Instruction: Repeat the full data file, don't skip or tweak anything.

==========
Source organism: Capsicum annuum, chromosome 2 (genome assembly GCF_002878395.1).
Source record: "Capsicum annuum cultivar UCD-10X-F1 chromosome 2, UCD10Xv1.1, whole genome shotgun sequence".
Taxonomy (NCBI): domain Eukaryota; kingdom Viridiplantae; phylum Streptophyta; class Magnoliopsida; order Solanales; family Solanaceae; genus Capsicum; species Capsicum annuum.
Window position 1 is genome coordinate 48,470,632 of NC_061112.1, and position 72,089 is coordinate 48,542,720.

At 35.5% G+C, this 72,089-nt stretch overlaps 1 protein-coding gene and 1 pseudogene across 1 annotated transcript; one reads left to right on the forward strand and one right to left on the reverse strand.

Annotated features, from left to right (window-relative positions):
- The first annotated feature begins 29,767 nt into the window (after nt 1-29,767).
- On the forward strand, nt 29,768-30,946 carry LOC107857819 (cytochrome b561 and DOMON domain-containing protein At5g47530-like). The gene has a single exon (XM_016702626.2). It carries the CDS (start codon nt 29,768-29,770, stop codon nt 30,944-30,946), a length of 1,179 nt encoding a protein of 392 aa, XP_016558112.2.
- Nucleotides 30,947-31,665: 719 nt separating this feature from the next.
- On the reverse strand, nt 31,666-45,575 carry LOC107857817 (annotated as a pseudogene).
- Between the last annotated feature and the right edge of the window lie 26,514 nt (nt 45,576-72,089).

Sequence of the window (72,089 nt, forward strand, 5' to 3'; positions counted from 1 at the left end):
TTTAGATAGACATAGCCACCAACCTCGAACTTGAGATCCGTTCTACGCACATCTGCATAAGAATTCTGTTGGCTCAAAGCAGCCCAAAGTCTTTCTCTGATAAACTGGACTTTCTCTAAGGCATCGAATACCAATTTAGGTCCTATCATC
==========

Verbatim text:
Source organism: Capsicum annuum, chromosome 2 (genome assembly GCF_002878395.1).
Source record: "Capsicum annuum cultivar UCD-10X-F1 chromosome 2, UCD10Xv1.1, whole genome shotgun sequence".
Taxonomy (NCBI): domain Eukaryota; kingdom Viridiplantae; phylum Streptophyta; class Magnoliopsida; order Solanales; family Solanaceae; genus Capsicum; species Capsicum annuum.
Window position 1 is genome coordinate 48,470,632 of NC_061112.1, and position 72,089 is coordinate 48,542,720.

At 35.5% G+C, this 72,089-nt stretch overlaps 1 protein-coding gene and 1 pseudogene across 1 annotated transcript; one reads left to right on the forward strand and one right to left on the reverse strand.

Annotated features, from left to right (window-relative positions):
- The first annotated feature begins 29,767 nt into the window (after nt 1-29,767).
- On the forward strand, nt 29,768-30,946 carry LOC107857819 (cytochrome b561 and DOMON domain-containing protein At5g47530-like). The gene has a single exon (XM_016702626.2). It carries the CDS (start codon nt 29,768-29,770, stop codon nt 30,944-30,946), a length of 1,179 nt encoding a protein of 392 aa, XP_016558112.2.
- Nucleotides 30,947-31,665: 719 nt separating this feature from the next.
- On the reverse strand, nt 31,666-45,575 carry LOC107857817 (annotated as a pseudogene).
- Between the last annotated feature and the right edge of the window lie 26,514 nt (nt 45,576-72,089).

Sequence of the window (72,089 nt, forward strand, 5' to 3'; positions counted from 1 at the left end):
TTTAGATAGACATAGCCACCAACCTCGAACTTGAGATCCGTTCTACGCACATCTGCATAAGAATTCTGTTGGCTCAAAGCAGCCCAAAGTCTTTCTCTGATAAACTGGACTTTCTCTAAGGCATCGAATACCAATTTAGGTCCTATCATC